First-year Baylor coach Dave Aranda is living 450 miles from the school’s football offices in Waco, Texas. He’s waiting to move into a house there that he’s bought but never actually seen. And he’s spending his days alternating between reading philosophy, making recruiting calls and balancing work duties with his daughters’ requests for him to make TikTok videos.
Life at the Aranda house in Baton Rouge, Louisiana, unfolds like a lot of American homes these days. School starts at 8 a.m. with the three kids scattered around the house – 15-year-old Jayden in the den, 13-year-old Jordan upstairs in her room and 10-year-old Ronin in the kitchen – locked into their assorted virtual schooling.
While Aranda’s kids study, he calls his current players, works on recruiting new ones and communicates with his staff via Zoom. His wife, Dione, monitors the virtual schooling. The afternoons have been filled with Aranda toggling between his work duties and the calls to join family bike rides and basketball games.
Aranda finds himself caught between navigating a demanding new job in unprecedented times and the life he’d temporality left behind to go take it. The Aranda family stayed in Baton Rouge to finish out the school year, and their football coaching father said eight of his 10 assistant coaches have family in a city other than Waco. Aranda found a quote from his daily philosophy reading to summarize the uncertainty: “Technique is what teachers use until the real teacher arrives.”
Those spontaneous lessons are being learned around the country by first-year coaches like Aranda, dealing with the restrictions and fallout from the COVID-19 pandemic. Many are stuck in towns they’d planned on leaving, coaching a team that can’t practice and preparing for a season that may not happen. Much of their coaching is relegated to the video conferencing software Zoom, their vocation executed amid a setting that reminds them of the old Hollywood Squares gameshow.
So while college football has evolved into a virtual enterprise, the reverberations have been strongest among the coaches attempting to adjust to new environments:
• Missouri coach Eliah Drinkwitz says one of his biggest worries for his players doubles as his own: That as he orders dinner on Grubhub from Shakespeare’s Pizza, Pickleman’s Café and Slim Chickens, he can’t out-train an unhealthy diet. “I’m living proof,” he said.
• Boston College coach Jeff Hafley’s 4-year-old daughter, Hope, slides her daily arts and crafts project under his office door with hopes he’ll hang them on his office wall. The Hafleys have installed a bounce house in their basement, which Hope and 1-year-old Leah use during their dad’s breaks.
• Old Dominion coach Ricky Rahne has been moonlighting as both the history and music teacher for his sons, Ryder (10) and Jake (8), giving lessons in everything from the Nevada gold rush to Buddy Holly.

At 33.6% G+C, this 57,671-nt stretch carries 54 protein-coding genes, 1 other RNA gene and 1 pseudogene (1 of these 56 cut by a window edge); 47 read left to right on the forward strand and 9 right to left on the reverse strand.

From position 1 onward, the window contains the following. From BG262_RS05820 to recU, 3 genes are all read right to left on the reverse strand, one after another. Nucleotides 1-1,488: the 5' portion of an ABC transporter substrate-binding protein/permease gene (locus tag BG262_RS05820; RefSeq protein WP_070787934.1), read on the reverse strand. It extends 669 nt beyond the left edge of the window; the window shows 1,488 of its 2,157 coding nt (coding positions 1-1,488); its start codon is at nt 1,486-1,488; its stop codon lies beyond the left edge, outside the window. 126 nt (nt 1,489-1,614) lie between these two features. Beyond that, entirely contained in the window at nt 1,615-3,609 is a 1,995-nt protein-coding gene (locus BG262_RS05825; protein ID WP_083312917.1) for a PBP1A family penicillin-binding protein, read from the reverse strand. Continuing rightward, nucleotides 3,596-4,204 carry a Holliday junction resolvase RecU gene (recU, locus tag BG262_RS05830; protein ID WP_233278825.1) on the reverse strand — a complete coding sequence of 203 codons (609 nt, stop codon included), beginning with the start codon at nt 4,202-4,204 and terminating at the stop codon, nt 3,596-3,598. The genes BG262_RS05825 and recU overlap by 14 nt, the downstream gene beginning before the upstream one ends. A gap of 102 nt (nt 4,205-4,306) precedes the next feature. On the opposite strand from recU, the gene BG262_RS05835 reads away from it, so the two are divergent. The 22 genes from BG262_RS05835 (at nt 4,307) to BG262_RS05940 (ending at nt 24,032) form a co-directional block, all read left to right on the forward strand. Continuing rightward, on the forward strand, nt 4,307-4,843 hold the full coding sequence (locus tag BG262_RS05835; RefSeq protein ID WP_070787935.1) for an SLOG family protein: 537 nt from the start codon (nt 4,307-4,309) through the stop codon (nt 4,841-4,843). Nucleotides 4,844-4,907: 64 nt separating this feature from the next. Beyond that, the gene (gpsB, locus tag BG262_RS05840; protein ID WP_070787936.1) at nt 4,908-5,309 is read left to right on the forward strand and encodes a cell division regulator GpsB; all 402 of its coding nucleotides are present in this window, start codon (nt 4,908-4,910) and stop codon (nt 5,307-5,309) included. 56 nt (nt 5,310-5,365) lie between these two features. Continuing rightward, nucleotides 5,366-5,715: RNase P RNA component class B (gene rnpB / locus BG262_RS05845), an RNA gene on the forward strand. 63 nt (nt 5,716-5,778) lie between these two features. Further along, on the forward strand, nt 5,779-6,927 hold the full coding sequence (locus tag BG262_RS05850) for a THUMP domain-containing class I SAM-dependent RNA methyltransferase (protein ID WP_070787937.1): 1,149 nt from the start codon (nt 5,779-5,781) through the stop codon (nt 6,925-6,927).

• UTSA coach Jeff Traylor jokes that he and his wife of 28 years, Cari, are empty nesters who suddenly have a full house with their three kids under one roof with the occasional competing zoom call.
• Colorado State coach Steve Addazio is running his program from his vacation home in Cape Cod, Massachusetts, after selling his home near Boston. While moving trucks have shipped the Addazio’s belongings to Colorado, it’s unknown when he and his wife, Kathy, will be able to arrive and use them.
All those first-year coaches are also living proof of this new normal, tackling new jobs and adjusting to new lives while being housebound for perhaps the first time in their respective careers. “It’s like the ‘Hunger Games’ a little bit just going to the Safeway,” Aranda jokes.
Finding an identity: ‘It’s going to be one shot, one kill’
The conversation with Aranda bandied from bible passages to Battleship, his favorite board game that he jokes his kids aren’t too keen on playing with him. But it ends up at football, which is going to be complicated as Baylor didn’t have a single spring practice before the school shut down athletic activity.
There’s been very little carryover from former coach Matt Rhule’s staff to Aranda’s. The new offensive coordinator, Larry Fedora, will bring a fresh system, and the defensive system of Aranda and coordinator Ron Roberts will require an overhaul. While there’s some optimism that there could be extra practices in the summer if a return to normal happens quickly, it’s already certain there will be a sprint to prepare for the season.
So what will Baylor look like from a fundamental football standpoint?
“It’s going to be, just the facts, man,” Aranda said. “The mindset changes when you don’t have the practices. We’ll be clear on an identity. This is who we are. This is what we do. It’s not going to be, ‘Try this,’ or ‘Look at this.’ It’s going to be one shot, one kill.”
Aranda hinted that football this fall could end up being less sophisticated and a bit sloppy. He said teams that can execute the simple things – get calls in on offense, communicate checks on defense and snap cleanly – are going to thrive with offseason reps limited.